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This solid brass doorknob, circa 1899, is a collector’s item taken from a demolished New York City School. One sold in The Home Guru’s antiques shop many years ago for ; it is now offered online for  to 0.
This solid brass doorknob, circa 1899, is a collector’s item taken from a demolished New York City School. One sold in The Home Guru’s antiques shop many years ago for $8; it is now offered online for $50 to $250.

Except for those dastardly swinging doors, which I never liked and think are one of the  world’s most dangerous inventions, every door needs something to grab on to in order to be opened and closed. It’s that round or oval device that you rarely think about, even though you wrap your hand around it at least 100 times a day.

After I read recently that there are about two million germs per square inch attached to the average doorknob and the experience of showing a buyer client  too many houses during flu season, I became very aware of every doorknob I touched and really started  to scrub my hands down many times during the day.

Readers of this column know that I’m a movie buff and much of what I learned about home life started from make-believe home life in old movies. One of these was a Judy Garland film called “Presenting Lilli Mars,” an adaptation of a Booth Tarkington novel of the same name. It was a silly enough story line with a subplot that really galled me involving Judy’s younger brother who had a strange hobby of collecting doorknobs that he would steal from people’s homes. Where was the moral compass of that Midwestern family, I thought, in dismissing the criminal behavior of that rascal as something cute, especially since it involved stealing an essential item in providing access and egress around the house?

The doorknob is an ingenious little device actually. The traditional knob itself has a bolt or spindle running through it that sits just above a cylinder, to which the spindle is connected. Turning the knob pulls the cylinder in the direction of the turn. The end of the cylinder is a latch that protrudes into a space that is carved out of the doorframe and prevents the door from being opened if the knob isn’t turned. The mechanism is a little more complex than I’m describing here, but I’ll leave further understanding to the technicians among us.

Interestingly, America didn’t produce doorknobs or any hardware at all until well after the American Revolution because of England’s stranglehold on manufacturing and restrictive trade practices. The colonies were permitted only to supply the motherland with the raw materials needed to produce the finished manufactured products that would be sold back to us, including door latches, doorknobs and all other hardware used in this country.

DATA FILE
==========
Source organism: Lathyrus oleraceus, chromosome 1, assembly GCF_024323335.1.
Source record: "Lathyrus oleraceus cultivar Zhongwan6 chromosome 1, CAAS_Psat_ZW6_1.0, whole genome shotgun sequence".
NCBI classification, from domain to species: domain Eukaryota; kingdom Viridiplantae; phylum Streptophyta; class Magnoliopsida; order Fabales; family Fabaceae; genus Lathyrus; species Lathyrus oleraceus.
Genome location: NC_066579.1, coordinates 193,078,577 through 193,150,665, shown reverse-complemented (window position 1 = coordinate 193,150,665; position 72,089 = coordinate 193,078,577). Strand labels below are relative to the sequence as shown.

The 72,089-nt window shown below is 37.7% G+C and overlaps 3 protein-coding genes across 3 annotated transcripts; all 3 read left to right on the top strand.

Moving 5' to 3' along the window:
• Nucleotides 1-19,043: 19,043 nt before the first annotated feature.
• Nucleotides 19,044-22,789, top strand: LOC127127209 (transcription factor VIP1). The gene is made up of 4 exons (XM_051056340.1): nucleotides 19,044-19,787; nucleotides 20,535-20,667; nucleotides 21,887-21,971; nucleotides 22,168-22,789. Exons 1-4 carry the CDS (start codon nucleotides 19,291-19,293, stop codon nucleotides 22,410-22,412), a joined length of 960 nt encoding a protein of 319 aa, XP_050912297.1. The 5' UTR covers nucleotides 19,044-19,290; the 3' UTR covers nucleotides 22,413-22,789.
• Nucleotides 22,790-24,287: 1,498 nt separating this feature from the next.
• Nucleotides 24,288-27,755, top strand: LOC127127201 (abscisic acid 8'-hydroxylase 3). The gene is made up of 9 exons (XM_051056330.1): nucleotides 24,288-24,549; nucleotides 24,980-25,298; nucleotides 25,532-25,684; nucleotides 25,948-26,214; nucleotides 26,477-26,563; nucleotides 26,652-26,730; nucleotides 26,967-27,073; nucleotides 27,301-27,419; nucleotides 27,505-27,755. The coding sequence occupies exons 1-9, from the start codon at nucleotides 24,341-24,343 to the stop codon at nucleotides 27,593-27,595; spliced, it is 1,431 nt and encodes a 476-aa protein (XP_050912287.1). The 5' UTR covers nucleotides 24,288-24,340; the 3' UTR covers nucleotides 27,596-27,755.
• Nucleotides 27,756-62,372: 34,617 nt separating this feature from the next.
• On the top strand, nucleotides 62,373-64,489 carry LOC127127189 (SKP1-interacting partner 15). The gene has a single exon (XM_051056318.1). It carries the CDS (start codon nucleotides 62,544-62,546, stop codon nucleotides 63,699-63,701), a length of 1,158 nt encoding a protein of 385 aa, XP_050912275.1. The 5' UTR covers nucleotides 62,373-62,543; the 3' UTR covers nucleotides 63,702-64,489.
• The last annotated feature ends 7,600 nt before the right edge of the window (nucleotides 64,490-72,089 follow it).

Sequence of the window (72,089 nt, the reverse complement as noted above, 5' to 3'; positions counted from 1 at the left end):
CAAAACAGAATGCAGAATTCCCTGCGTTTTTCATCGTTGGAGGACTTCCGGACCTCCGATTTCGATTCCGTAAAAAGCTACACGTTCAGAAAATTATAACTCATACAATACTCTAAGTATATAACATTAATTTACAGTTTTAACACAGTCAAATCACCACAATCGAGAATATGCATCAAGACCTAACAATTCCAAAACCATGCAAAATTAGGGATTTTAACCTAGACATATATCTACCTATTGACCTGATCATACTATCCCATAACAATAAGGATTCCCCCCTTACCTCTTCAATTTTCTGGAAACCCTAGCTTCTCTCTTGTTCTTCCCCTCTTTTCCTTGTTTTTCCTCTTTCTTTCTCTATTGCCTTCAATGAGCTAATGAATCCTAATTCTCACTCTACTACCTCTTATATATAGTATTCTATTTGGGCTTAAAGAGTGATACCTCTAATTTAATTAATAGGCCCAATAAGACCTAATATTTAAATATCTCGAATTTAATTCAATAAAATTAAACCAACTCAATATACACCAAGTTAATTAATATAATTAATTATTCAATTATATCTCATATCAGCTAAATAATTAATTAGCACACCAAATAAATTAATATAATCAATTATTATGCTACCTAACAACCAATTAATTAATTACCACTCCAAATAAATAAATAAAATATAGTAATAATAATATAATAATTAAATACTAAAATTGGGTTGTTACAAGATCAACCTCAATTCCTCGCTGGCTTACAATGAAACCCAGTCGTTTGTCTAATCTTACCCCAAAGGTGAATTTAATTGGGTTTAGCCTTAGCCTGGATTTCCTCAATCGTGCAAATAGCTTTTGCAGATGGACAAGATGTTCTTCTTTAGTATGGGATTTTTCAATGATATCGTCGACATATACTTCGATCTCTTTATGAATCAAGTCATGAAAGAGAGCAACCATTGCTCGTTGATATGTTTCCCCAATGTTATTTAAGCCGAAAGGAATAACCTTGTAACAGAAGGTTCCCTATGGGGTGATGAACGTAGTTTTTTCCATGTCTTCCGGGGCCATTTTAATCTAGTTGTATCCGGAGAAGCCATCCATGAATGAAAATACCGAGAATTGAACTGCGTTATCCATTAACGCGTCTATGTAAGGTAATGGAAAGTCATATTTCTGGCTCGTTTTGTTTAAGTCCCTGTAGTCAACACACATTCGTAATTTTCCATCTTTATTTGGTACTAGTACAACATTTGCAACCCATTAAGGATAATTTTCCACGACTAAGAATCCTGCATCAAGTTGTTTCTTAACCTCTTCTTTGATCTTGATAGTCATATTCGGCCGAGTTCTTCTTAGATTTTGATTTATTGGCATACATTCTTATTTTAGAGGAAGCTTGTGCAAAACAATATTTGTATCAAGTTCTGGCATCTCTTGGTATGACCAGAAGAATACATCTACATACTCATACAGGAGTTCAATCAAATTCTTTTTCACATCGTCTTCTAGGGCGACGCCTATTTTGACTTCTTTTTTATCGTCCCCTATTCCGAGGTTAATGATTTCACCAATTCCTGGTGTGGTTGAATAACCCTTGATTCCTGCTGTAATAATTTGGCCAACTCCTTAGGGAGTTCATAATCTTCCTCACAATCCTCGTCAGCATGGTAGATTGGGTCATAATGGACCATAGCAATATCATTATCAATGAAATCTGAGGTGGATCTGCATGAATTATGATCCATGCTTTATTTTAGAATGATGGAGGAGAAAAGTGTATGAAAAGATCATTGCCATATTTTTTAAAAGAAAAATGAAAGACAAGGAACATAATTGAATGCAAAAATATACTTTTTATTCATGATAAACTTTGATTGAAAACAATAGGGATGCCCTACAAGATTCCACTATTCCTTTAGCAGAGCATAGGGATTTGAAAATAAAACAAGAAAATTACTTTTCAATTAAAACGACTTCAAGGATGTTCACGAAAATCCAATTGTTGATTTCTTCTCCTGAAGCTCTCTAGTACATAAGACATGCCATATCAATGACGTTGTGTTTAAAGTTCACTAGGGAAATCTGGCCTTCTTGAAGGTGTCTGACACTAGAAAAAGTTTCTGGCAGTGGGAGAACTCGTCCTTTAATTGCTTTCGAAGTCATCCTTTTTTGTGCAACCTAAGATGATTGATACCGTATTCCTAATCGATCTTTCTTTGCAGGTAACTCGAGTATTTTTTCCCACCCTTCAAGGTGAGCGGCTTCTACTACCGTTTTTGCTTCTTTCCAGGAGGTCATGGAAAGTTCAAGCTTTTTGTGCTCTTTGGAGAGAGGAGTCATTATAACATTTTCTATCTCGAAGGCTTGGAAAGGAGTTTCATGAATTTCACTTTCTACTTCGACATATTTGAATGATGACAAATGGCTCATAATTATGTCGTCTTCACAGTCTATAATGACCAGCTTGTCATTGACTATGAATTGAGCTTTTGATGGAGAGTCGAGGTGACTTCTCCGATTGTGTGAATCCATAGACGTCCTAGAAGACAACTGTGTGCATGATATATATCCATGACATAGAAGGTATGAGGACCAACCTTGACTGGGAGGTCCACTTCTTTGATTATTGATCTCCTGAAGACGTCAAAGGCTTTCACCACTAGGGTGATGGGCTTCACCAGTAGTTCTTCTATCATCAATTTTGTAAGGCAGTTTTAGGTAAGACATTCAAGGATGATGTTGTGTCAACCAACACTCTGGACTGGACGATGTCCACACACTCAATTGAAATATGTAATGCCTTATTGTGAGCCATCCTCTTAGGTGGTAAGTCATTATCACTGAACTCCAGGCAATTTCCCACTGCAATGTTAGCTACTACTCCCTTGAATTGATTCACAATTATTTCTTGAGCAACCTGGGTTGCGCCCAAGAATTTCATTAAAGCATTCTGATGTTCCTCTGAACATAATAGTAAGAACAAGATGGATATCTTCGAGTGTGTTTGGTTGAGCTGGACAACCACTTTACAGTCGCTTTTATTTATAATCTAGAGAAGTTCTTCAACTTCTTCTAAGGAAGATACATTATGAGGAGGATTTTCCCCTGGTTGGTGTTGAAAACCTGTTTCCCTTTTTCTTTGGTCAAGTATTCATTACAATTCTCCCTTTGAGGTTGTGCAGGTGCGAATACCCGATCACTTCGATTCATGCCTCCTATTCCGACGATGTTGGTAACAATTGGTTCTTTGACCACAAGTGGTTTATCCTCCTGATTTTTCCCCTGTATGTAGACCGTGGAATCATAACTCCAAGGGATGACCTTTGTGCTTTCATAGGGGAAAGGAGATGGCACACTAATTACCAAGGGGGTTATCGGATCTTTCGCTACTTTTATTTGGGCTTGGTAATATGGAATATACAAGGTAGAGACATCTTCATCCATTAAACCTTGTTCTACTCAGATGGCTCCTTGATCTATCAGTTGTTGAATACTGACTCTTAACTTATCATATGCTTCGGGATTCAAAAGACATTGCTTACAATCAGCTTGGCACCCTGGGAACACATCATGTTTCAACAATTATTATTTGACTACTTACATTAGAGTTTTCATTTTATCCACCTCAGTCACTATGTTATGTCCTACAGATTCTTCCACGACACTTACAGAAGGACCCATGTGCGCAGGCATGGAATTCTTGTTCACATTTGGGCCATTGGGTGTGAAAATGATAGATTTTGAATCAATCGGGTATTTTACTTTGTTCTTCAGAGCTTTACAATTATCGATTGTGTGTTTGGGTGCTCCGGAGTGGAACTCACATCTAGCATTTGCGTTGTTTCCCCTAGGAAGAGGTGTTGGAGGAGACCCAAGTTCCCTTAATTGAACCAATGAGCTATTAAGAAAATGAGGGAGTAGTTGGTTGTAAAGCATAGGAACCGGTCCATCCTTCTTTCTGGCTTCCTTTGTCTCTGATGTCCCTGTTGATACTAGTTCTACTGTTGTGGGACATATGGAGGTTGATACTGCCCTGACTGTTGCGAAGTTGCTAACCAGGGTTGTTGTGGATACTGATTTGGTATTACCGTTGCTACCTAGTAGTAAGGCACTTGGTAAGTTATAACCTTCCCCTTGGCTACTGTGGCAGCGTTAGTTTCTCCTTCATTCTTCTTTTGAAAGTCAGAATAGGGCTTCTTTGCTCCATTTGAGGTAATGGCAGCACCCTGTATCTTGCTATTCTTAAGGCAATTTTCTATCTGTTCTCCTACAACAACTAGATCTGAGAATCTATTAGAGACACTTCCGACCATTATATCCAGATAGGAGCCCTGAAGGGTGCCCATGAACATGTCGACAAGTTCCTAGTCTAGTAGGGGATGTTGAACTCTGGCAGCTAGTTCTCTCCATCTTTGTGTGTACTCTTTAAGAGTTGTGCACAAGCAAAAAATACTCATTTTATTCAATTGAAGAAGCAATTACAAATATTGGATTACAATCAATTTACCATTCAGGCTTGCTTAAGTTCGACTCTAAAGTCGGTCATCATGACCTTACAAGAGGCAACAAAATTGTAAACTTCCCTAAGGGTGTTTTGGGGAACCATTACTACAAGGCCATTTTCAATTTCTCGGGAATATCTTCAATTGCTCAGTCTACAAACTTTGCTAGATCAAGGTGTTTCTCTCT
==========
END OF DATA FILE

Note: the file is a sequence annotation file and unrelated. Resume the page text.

The first major invention influencing the production of doorknobs in America was the glass pressing machine, patented in 1826. It permitted the first truly decorative and mass produced pressed glass doorknob made in America.

I love how history influences our use of materials. For instance, by Victorian times, the popularity of glass doorknobs was overtaken by the use of metals–iron, brass and bronze –but in 1917, with the outbreak of World War I, glass became wildly popular once more since all metals were allocated  for the manufacture of planes and other wartime materials. Glass knobs remained popular throughout World War II, but by the 1950s, preference reverted back to metals.

Today, the choices are all but limitless in the styles and shapes of knobs and levers, as well as finishes to suit every décor, such as satin nickel, aged bronze, bright brass, antique brass, bright chrome, brushed chrome, antique pewter, distressed nickel, matte black, oil-rubbed bronze and satin stainless steel.

And how’s this for a look into the future? The doorknob may disappear altogether. In Vancouver, Canada, soon only lever-style door handles will be permitted to be installed in new buildings. While all existing homes, offices and businesses will be grandfathered, new construction will require levers to accommodate individuals with physical disabilities who find doorknobs difficult to manipulate.

As I write this column, I am reminded of a personal story that relates to the fact that my wife Margaret’s native tongue is Lithuanian, though few people would detect any trace of an accent today. Within that ancient language are some quaint expressions that don’t translate very well into English, but Margaret still unconsciously uses some of them on occasion. For instance, if one were expecting to visit a friend but found no one home, the Lithuanian expression would be that you were able only to “kiss the doorknob.” Considering that there are two million germs per square inch attached to the average doorknob, that might be considered germ warfare!

Bill Primavera is a Residential and Commercial Realtor® associated with Coldwell Banker, as well as a publicist and journalist who writes regularly as The Home Guru. For questions about home maintenance or to engage him to help you buy or sell a home, he can be emailed at or called directly at 914-522-2076.



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